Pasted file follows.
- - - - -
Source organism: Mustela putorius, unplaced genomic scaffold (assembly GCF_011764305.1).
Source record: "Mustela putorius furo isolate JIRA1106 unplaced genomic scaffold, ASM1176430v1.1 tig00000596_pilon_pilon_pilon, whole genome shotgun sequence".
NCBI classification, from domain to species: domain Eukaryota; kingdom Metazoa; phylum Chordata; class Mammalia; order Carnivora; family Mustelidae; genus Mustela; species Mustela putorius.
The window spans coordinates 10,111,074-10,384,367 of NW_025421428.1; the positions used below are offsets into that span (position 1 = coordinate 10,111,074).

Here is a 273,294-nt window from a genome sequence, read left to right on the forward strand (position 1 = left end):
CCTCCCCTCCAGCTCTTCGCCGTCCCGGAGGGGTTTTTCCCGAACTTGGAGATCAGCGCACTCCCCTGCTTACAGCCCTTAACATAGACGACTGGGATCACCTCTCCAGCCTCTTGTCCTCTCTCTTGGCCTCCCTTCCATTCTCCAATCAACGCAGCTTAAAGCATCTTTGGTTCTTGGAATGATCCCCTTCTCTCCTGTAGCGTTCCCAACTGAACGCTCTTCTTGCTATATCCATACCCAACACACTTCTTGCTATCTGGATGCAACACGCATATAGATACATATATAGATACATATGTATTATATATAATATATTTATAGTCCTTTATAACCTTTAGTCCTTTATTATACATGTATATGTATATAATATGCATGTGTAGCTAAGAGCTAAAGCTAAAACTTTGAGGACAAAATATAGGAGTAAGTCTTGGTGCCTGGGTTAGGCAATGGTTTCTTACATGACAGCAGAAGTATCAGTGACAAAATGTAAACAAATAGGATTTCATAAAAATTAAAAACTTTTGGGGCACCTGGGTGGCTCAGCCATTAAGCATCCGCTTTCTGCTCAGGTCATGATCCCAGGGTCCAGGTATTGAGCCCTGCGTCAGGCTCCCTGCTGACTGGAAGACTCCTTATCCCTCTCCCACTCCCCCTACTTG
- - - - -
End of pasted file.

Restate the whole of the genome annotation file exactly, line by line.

Source organism: Mustela putorius, unplaced genomic scaffold (assembly GCF_011764305.1).
Source record: "Mustela putorius furo isolate JIRA1106 unplaced genomic scaffold, ASM1176430v1.1 tig00000596_pilon_pilon_pilon, whole genome shotgun sequence".
NCBI classification, from domain to species: domain Eukaryota; kingdom Metazoa; phylum Chordata; class Mammalia; order Carnivora; family Mustelidae; genus Mustela; species Mustela putorius.
The window spans coordinates 10,111,074-10,384,367 of NW_025421428.1; the positions used below are offsets into that span (position 1 = coordinate 10,111,074).

Here is a 273,294-nt window from a genome sequence, read left to right on the forward strand (position 1 = left end):
CCTCCCCTCCAGCTCTTCGCCGTCCCGGAGGGGTTTTTCCCGAACTTGGAGATCAGCGCACTCCCCTGCTTACAGCCCTTAACATAGACGACTGGGATCACCTCTCCAGCCTCTTGTCCTCTCTCTTGGCCTCCCTTCCATTCTCCAATCAACGCAGCTTAAAGCATCTTTGGTTCTTGGAATGATCCCCTTCTCTCCTGTAGCGTTCCCAACTGAACGCTCTTCTTGCTATATCCATACCCAACACACTTCTTGCTATCTGGATGCAACACGCATATAGATACATATATAGATACATATGTATTATATATAATATATTTATAGTCCTTTATAACCTTTAGTCCTTTATTATACATGTATATGTATATAATATGCATGTGTAGCTAAGAGCTAAAGCTAAAACTTTGAGGACAAAATATAGGAGTAAGTCTTGGTGCCTGGGTTAGGCAATGGTTTCTTACATGACAGCAGAAGTATCAGTGACAAAATGTAAACAAATAGGATTTCATAAAAATTAAAAACTTTTGGGGCACCTGGGTGGCTCAGCCATTAAGCATCCGCTTTCTGCTCAGGTCATGATCCCAGGGTCCAGGTATTGAGCCCTGCGTCAGGCTCCCTGCTGACTGGAAGACTCCTTATCCCTCTCCCACTCCCCCTACTTG